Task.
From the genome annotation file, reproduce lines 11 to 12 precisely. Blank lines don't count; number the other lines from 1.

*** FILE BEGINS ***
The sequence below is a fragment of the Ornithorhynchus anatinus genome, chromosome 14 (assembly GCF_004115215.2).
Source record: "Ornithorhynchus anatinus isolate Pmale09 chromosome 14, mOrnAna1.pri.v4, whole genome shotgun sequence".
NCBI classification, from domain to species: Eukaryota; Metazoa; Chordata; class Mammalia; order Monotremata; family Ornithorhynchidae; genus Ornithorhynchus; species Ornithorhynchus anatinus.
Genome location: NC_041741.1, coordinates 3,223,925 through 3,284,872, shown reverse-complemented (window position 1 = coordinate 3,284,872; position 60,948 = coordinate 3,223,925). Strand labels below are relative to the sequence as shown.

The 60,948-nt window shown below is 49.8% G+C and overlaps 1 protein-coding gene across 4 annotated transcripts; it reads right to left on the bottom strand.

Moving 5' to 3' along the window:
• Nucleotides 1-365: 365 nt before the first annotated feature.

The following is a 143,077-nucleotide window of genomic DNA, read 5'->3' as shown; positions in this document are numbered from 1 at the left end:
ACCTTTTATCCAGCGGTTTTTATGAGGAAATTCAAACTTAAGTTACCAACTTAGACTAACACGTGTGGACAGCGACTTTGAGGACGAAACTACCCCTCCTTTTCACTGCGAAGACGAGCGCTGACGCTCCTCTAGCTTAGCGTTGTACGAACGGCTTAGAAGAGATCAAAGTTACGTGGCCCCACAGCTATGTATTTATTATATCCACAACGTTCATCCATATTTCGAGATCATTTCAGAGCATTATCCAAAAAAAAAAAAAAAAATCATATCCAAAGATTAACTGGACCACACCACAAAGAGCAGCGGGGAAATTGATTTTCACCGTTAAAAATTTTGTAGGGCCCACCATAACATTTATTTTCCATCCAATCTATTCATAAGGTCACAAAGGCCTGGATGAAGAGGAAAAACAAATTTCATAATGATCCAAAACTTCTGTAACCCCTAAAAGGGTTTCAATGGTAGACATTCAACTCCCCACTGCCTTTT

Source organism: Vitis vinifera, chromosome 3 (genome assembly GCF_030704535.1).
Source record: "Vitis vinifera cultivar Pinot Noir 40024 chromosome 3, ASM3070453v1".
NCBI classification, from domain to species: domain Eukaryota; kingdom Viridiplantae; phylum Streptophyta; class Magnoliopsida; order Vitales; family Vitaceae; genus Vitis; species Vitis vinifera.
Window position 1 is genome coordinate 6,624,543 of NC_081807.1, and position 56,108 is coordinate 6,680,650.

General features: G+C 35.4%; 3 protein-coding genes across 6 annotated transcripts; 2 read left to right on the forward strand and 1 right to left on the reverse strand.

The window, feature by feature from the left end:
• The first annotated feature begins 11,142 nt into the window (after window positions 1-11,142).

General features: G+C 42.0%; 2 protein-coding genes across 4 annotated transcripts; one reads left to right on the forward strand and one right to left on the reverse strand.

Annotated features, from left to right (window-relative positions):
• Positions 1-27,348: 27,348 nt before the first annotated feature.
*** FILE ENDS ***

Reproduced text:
Source record: "Vitis vinifera cultivar Pinot Noir 40024 chromosome 3, ASM3070453v1".
NCBI classification, from domain to species: domain Eukaryota; kingdom Viridiplantae; phylum Streptophyta; class Magnoliopsida; order Vitales; family Vitaceae; genus Vitis; species Vitis vinifera.